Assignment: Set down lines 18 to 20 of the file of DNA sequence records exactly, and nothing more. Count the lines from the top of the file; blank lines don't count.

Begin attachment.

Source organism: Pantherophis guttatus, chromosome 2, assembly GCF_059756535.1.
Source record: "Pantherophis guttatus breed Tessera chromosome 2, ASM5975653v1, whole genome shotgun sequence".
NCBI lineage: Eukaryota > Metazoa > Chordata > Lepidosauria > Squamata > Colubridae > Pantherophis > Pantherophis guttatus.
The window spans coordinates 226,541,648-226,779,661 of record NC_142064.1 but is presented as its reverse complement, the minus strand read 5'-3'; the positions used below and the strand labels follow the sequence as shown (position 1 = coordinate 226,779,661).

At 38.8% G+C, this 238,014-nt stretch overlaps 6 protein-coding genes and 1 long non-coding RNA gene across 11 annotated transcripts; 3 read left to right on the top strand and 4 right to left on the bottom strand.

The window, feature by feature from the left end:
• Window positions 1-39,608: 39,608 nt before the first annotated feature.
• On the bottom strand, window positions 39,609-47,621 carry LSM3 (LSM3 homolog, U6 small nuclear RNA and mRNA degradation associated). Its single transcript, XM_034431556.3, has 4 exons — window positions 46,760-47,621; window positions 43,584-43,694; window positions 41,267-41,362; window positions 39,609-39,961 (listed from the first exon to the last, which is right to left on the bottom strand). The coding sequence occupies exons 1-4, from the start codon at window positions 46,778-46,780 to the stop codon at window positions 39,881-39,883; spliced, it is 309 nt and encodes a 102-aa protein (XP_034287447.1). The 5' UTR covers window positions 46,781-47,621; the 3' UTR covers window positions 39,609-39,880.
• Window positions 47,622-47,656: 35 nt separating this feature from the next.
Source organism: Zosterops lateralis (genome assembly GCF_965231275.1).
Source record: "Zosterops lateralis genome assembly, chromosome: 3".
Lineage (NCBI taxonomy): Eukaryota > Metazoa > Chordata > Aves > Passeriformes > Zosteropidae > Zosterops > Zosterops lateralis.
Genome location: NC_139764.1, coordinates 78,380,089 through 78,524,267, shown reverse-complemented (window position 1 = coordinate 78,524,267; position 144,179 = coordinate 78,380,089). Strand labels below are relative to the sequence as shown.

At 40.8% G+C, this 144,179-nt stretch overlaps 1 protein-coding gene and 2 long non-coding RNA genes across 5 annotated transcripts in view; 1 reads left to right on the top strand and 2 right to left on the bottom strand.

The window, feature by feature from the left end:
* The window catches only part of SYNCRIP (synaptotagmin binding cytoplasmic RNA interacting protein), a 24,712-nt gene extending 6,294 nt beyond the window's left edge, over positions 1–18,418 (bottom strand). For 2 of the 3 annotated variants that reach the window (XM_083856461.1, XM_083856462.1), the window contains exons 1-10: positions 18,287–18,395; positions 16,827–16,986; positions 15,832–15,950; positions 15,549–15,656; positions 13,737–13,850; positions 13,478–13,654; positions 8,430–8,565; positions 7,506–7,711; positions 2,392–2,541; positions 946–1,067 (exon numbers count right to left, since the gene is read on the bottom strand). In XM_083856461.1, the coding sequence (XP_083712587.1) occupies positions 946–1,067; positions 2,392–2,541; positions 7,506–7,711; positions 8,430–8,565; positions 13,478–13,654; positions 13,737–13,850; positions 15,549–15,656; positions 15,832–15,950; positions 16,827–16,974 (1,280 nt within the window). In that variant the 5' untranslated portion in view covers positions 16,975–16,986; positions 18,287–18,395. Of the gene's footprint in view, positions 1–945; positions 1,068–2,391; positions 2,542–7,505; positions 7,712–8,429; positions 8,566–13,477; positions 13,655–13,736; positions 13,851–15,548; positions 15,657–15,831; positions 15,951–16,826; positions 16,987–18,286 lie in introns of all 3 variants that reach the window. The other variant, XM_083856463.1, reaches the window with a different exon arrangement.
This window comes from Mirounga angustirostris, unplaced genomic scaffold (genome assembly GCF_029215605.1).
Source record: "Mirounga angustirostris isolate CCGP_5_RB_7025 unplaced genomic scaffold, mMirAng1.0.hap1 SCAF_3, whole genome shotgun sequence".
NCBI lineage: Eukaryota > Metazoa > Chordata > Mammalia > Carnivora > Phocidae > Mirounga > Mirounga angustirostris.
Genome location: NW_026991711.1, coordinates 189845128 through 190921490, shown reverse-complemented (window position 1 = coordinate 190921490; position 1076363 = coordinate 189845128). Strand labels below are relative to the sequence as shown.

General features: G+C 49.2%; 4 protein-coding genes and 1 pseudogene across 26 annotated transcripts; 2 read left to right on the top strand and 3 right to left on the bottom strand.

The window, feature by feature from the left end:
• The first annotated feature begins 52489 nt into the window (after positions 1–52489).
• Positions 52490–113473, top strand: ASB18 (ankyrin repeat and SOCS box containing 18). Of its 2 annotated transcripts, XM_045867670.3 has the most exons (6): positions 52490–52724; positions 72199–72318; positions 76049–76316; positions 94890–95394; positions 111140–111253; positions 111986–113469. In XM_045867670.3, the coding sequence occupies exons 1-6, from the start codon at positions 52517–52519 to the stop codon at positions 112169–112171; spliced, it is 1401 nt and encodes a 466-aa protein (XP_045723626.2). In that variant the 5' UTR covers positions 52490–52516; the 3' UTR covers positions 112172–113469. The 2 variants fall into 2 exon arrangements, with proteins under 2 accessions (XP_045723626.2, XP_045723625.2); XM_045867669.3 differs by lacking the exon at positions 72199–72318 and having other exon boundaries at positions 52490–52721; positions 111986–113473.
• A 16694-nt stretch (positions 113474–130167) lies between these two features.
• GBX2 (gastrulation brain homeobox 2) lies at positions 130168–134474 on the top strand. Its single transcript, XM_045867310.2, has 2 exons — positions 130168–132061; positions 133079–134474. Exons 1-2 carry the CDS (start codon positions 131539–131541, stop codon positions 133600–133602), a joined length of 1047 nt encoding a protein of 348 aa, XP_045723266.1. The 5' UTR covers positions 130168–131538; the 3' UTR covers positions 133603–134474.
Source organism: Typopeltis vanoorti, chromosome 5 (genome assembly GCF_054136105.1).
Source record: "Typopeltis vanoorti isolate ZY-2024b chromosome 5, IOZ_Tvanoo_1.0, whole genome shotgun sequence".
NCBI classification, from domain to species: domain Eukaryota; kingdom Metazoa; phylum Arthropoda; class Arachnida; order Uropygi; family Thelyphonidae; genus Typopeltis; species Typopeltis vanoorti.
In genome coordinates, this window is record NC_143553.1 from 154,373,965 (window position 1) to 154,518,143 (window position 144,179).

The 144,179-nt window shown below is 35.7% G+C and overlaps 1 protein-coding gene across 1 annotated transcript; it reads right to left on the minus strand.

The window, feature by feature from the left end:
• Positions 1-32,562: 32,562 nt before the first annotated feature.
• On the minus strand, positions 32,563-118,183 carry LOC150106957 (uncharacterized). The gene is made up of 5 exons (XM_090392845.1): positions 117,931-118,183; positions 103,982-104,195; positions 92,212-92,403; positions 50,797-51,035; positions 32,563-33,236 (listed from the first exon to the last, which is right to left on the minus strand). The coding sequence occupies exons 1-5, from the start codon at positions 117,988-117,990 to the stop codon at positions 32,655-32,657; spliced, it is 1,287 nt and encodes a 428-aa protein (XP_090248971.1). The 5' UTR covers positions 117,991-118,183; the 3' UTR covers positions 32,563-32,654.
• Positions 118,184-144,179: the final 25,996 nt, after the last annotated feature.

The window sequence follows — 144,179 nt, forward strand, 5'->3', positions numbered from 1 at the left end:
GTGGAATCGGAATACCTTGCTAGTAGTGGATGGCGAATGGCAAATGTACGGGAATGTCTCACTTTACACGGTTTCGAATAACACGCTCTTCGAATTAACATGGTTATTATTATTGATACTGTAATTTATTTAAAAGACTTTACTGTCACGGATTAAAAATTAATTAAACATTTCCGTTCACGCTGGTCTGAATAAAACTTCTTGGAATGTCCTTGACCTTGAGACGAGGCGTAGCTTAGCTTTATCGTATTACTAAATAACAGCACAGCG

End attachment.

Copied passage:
Source record: "Mirounga angustirostris isolate CCGP_5_RB_7025 unplaced genomic scaffold, mMirAng1.0.hap1 SCAF_3, whole genome shotgun sequence".
NCBI lineage: Eukaryota > Metazoa > Chordata > Mammalia > Carnivora > Phocidae > Mirounga > Mirounga angustirostris.
Genome location: NW_026991711.1, coordinates 189845128 through 190921490, shown reverse-complemented (window position 1 = coordinate 190921490; position 1076363 = coordinate 189845128). Strand labels below are relative to the sequence as shown.